From the end of September, 7.9 million Australians had filed their tax returns —400,000 less than the same time last year, according to the Australian Taxation Office (ATO).
The ATO is urging Australians to file their tax returns as the deadline to file or acquire the services of a registered tax agent is fast approaching.
Here’s what you need to know to avoid a fine.
When is the tax deadline for 2022/23?
If you file your tax return yourself with the ATO, the deadline is Tuesday, October 31.
If you are considering accommodation via a registered tax agent they will have a little more time to submit their application due to a different accommodation schedule.
However, you will still need to contact a tax agent before the deadline closes. October 31.
What happens if I miss the tax deadline?
You will still be able to file your tax return after the deadline, but you risk a fine from the ATO.
The fine for non-payment on time is $222and an additional $222 for each 28 days the return is late.
Although this amount is capped, it could end up costing you up to $1,110 if you do not file a declaration.
When should I pay my tax bill?
If the ATO has given you a tax invoice, the payment deadline is Tuesday November 21.
What happens if I miss the payment deadline?
You will be charged interest on your tax debt.
If you do not pay your bill before On November 21, your debt will increase daily at an annual rate of 11.15 percent.
How do I file my tax return?
There are three ways to do this:
- File it online with myTax: This option will allow you to prepare your own declaration via your myGov account
- File it through a registered tax agent: A professional tax agent will prepare and file your return. This will incur a fee, but you will be able to claim these fees on your tax return next year.
- File a paper tax return: You can prepare your return on paper and file it by mail
How long does it take for my tax return to be processed?
If you file your tax return online, it must be processed within two weeks.
If you submit it on paper, it must be processed on time 10 weeks of the ATO which receives it.
Once your return has been processed, you will receive a Notice of Assessment (NOA) which will display:
- The tax you owe on your taxable income
- The credit you have for tax already paid during the income year
- The tax you need to pay or your refund
- Any reduction or excess reimbursement in private health (if applicable)
Once your application has been processed, the ATO will automatically return any tax refund to your nominated financial institution.
How can I pay my tax bill?
For a number of reasons, including the end of tax relief for low and middle incomes, more Australians could see a bill this time around.
Your NOA will tell you how much you owe the ATO.
There are several ways to pay your tax bill, including:
- ATO online services
- Electronic payment
- By telephone
- In person at an Australian post office
What should I do if I can’t pay my tax bill?
Although the ATO is firm in its repayment deadlines, there are options if you are experiencing financial difficulties and are unable to pay your bill.
The ATO is urging those who cannot pay their bill to contact it as soon as possible.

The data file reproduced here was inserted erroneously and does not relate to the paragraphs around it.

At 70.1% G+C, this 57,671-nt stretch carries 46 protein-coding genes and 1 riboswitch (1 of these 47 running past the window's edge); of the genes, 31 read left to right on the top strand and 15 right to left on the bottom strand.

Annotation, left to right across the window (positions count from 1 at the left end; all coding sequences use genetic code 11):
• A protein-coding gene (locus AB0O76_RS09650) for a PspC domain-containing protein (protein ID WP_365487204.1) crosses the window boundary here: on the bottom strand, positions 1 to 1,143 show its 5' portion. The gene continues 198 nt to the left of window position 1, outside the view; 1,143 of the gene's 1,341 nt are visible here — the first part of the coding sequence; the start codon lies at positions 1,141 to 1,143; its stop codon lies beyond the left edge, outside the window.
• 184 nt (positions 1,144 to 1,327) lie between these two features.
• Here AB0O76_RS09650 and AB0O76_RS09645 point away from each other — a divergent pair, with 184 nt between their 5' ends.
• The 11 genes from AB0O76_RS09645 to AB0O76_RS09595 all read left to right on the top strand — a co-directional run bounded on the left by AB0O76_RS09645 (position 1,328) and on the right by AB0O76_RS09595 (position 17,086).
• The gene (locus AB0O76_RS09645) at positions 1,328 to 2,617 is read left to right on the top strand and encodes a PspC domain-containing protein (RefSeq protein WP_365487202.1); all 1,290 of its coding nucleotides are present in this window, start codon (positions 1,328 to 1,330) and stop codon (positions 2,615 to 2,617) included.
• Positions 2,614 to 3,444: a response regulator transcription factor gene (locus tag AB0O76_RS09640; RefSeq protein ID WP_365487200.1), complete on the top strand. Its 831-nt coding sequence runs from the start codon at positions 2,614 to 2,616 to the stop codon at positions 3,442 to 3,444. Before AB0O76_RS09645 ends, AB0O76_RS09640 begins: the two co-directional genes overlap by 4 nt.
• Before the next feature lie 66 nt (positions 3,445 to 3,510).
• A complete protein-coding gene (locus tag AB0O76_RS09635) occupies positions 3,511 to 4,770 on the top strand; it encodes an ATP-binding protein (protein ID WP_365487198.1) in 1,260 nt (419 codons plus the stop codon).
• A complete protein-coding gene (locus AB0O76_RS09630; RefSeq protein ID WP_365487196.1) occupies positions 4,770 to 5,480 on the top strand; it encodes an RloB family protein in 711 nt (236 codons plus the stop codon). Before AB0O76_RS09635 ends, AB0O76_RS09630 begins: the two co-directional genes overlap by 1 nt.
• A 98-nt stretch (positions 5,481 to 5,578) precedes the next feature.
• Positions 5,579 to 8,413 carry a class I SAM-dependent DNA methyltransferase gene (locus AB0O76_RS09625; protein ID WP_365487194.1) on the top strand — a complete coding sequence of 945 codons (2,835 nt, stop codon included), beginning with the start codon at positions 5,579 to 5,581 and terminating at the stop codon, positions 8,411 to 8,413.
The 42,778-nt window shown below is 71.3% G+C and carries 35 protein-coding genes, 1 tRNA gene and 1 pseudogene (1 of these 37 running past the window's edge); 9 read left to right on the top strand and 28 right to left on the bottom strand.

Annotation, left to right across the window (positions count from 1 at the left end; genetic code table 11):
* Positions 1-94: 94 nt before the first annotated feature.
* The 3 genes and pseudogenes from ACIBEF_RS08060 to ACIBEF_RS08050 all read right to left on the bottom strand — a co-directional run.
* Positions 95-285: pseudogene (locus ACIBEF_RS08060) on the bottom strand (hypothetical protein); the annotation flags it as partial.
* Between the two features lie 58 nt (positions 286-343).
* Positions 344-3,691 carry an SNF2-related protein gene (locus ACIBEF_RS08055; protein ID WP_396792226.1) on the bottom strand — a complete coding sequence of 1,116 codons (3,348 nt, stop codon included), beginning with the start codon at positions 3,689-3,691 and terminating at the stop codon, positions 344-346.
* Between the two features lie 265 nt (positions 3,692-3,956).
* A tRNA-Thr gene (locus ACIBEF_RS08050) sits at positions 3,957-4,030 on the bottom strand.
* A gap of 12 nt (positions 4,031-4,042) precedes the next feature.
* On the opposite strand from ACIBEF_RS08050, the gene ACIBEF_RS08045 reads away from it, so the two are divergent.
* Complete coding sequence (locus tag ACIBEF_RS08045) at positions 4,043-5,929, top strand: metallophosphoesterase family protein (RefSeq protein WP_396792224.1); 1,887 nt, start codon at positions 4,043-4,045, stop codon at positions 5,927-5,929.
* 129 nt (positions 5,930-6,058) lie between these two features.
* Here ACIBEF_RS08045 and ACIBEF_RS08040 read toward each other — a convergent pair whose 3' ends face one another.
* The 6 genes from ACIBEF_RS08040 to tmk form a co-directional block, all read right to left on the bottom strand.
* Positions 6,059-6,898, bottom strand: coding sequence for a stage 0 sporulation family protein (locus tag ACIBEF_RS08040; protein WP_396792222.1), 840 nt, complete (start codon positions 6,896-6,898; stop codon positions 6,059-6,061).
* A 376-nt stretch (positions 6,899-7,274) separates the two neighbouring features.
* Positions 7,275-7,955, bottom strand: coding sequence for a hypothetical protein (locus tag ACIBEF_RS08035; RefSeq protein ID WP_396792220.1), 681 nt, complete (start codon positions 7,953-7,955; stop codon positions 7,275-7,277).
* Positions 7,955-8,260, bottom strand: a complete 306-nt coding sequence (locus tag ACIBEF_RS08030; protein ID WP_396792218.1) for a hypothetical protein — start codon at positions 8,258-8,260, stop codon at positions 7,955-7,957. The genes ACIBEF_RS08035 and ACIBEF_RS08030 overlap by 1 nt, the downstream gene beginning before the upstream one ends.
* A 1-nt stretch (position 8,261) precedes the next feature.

“It is in your best interests to engage with the ATO before the bill is due if you cannot pay in full and on time. This means engaging with us before it becomes a tax debt where interest will pile up daily – and before we take stronger action,” ATO Deputy Commissioner Jillian Kitto said.
In certain circumstances, the ATO may offer:
- Payment plans: The ATO will divide your debt into smaller payments rather than one lump sum.
- Tax debt compromise: This can reduce or eliminate your debt if you are in financial difficulty – this is applied in limited circumstances
- Deferred payment: TThe ATO may reconsider the calculation of the mandatory HECS/HELP refund due to financial hardship, death or serious illness or other difficult circumstances, which will reduce your tax bill.
All concessions must be requested and approved by the ATO.
What are the tax rates for FY 22/23?
Australian residents are taxed on the amount of taxable income they receive during the financial year.
For financial year 22/23, the tax rates are as follows:
Tax on this income
0 – $18,200
$18,201 – $45,000
19c for every dollar over $18,200
$45,001 – $120,000
$5,092 plus 32.5c for each $1 over $45,000
$120,001 – $180,000
$29,467 plus 37c for each $1 over $120,000
$180,001 and more
$51,667 plus 45c for every $1 over $180,000
Beware of fraudsters at tax time
Tax time has also increased the number of scammers posing as ATO employees.
More … than 4,600 ATO impersonation scams were reported in July and August, compared to 2,588 reports during the same period last year.
Deputy Commissioner of the ATO Tim Loh said the real number was likely much higher.
“We know people are embarrassed when they fall for a scam, but what we would say is this: it can be easy to get scammed if you’re not focused. These scammers are becoming more and more sophisticated,” he said.
“Everyone thinks it’s normally the older people who get scammed the most, but it’s actually the younger people we see getting scammed.”
Mr Loh said there were three main scams on the ATO’s radar, most of which relied on access to a person’s myGov account.
“Your myGov information is like the keys to your house,” he said.
“If you give them to a scammer, it’s like giving your house keys to a stranger and having them change your locks.”
Here are some tips given by Mr. Loh to avoid scams this tax season:
- Access myGov directly through your browser. Do not click on any links in emails or text messages
- Be wary of pre-recorded phone messages claiming to be from the ATO. The real ATO will always have a live human on the other end of the line
- Beware of fake ATO social media accounts slide into your DMs